A good album to put on to cheer up the end of winter.
Tim Nelson 2008-01-31
It's funny to think that k.d. lang began her career as a country artist. The contradiction of an openly gay, feminist, animal-rights activist singer-songwriter choosing a famously reactionary genre in which to express herself was startling. Yet such contradictions hardly mattered at the time in the face of her fabulous talent, and above all, the sound of her majestic voice. However, lang long ago moved from Patsy Cline-informed torch and twang to a highly original blend of country, blues and jazz. But as she has explored further, the music has often become more muted, more introverted and, at times, a little chilly. Above all, the sense of fun has sometimes been hard to discern amidst the swooning strings and sweeping melodies.
Watershed, her first album of original material since the exceptional pop sheen of 2000's Invincible Summer, does little to dispel this feeling. Encouragingly, I Dream Of Spring opens with a very contemporary African sound. But then both the song and the album seamlessly move into the lush yet plaintive soundscapes she's been ranging across for the past fifteen years. However beautifully crafted and achingly performed this is, it's unlikely to win over many new converts.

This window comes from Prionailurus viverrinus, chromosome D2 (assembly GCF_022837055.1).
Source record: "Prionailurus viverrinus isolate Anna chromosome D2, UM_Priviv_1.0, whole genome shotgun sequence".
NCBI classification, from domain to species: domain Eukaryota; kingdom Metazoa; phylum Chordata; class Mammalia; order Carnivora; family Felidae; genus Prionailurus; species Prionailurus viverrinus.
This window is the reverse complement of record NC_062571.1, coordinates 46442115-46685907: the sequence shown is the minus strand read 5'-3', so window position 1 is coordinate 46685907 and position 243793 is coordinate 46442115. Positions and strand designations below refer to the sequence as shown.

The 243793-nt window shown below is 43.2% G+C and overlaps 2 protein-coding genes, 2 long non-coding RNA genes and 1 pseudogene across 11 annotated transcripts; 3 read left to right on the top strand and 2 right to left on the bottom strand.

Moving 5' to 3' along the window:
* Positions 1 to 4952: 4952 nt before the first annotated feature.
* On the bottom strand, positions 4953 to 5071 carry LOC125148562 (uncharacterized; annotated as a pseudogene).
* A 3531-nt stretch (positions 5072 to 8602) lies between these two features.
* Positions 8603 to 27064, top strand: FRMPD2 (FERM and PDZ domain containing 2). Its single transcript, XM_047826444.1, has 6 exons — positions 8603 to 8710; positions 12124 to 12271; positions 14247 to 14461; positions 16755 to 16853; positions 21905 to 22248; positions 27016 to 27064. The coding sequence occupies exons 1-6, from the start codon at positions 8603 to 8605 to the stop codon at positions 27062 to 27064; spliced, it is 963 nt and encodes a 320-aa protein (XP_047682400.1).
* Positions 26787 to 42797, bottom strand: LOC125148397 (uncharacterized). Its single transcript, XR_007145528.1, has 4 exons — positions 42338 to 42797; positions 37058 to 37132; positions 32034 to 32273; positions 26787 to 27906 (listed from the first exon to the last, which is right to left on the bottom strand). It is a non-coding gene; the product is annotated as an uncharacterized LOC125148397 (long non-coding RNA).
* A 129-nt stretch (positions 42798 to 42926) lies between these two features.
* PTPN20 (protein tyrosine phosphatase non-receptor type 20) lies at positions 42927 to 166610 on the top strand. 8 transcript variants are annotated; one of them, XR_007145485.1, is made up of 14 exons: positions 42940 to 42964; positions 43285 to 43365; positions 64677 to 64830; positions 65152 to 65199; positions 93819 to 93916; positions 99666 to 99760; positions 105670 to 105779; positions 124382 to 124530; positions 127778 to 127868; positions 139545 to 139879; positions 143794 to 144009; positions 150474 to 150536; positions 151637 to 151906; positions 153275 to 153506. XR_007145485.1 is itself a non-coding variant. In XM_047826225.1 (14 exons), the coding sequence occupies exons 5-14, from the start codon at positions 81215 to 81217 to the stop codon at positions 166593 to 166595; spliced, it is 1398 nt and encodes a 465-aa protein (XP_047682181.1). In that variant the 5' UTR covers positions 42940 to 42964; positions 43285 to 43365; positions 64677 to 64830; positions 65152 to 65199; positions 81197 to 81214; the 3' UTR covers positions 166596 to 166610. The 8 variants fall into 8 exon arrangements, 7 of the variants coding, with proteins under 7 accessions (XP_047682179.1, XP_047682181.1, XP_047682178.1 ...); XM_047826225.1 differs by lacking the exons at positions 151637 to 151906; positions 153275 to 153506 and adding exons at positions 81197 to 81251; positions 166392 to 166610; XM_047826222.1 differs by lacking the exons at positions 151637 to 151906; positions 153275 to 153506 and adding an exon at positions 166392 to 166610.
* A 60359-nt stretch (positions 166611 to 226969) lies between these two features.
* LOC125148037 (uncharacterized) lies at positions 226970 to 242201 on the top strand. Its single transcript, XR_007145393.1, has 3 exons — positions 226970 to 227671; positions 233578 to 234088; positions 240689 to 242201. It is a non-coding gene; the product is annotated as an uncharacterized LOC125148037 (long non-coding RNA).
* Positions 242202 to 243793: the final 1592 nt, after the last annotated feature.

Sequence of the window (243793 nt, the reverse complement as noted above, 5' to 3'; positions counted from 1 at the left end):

A new k.d. lang album is no small thing, however. And on its own terms, Watershed - the title of which perhaps refers as much to the fact that this work is her first self-production as it does any more personal turning point - is an affecting account of endings and the hope for renewal. She may have softened her edges yet the album covers all of her bases from country ballads to dusky jazz and does it with the confidence you'd expect of an artist as comfortable with her own abilities.
Ultimately, at 46 it seems that k.d. lang is both happy and still creative, even if she could do with some nudging out of her comfort zone. In the end, this is a great album to cheer up the end of Winter; as beguiling and seductive as a dream, from which the subtleties and complexities are only slowly revealed.